Archives for the month of: August, 2011

According to a recent study reported in an article by David Kocieniewski in today’s NY Times, 25 top US companies paid more to their leaders in 2010 than they paid to the federal government in taxes.  What’s wrong here?

The companies that include eBay, Boeing, General Electric and Verizon averaged $1.9 billion each in profits.  A variety of shelters, loopholes and tax reduction strategies, however, allowed the companies to average more than $400 million each in tax benefits.   Verizon, which earned $11.9 billion in pretax US profits, received a federal tax refund of $705 million.  The compensation package of the company’s CEO was $18.1 million.  EBay reported pretax profits of $848 million and received a $113 million federal refund.  EBay’s CEO collected a compensation package worth $12.4 million.

A spokesman for the research group that conducted the study, commented: “Instead of sharing responsibility for addressing our nation’s fiscal challenges, corporations are rewarding CEOs for aggressive tax avoidance.”

What’s wrong here in terms of the values that drive certain leaders?  What’s wrong here in terms of shared “sacrifice” for closing the deficit?  Do you think the Congressional committee of 12 will recommend adjustments to this situation as part of their package of recommendations?

Like many people I have been deeply troubled in the past several months by the behavior of politicians in this country and the entourage of special interests that feed them.   If not lost already, we seem to be losing our way as human beings, citizens and leaders.  If this is the model of our democracy, we should not be surprised that others turn away.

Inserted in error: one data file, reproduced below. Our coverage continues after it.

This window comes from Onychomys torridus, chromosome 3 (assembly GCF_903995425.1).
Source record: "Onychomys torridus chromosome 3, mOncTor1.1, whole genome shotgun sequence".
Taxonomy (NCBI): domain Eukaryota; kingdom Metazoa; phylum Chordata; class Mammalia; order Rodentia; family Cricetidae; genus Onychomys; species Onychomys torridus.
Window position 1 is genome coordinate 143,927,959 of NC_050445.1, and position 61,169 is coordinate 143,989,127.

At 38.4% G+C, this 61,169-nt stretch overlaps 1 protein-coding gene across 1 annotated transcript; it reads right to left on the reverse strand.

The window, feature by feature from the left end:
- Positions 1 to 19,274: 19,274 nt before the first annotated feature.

During this time I have read Dan Millman’s Way of the Peaceful Warrior.  In the book Dan’s mentor asks two questions.   What time is it? and Where are we?   He accepts only two answers as correct —  Now and Here.

Warrior energy is often associated with fighting and violence.  Examples abound, from the literal warfare being waged around the globe today to the virulent polarization between political, religious, economic and cultural camps.

Fortunately, the warrior archetype also includes qualities that may be harnessed for peace — showing up, being aware and taking compassionate action.  Peace begins here and now within each of us, as we commit to being mindful in the moment, clear in establishing the yes and no boundaries of what we will tolerate, courageous in acting and loving in the way we conduct ourselves.

In her book The Four Fold Way Angeles Arrien identifies three kinds of power — the power of position, the power of communication and the power of presence.   The archetype of the Warrior requires us to use power in an enlightened way that incorporates integrity, alignment of speech and action, honor and respect and serves humanity fairly and justly. 

Arrien leans to the power of presence, which draws on our spiritual wellsprings within.  It is the energy of the peaceful warrior.  It is the place where each of us can begin.  Empowering ourselves now and here may just inspire others to do the same.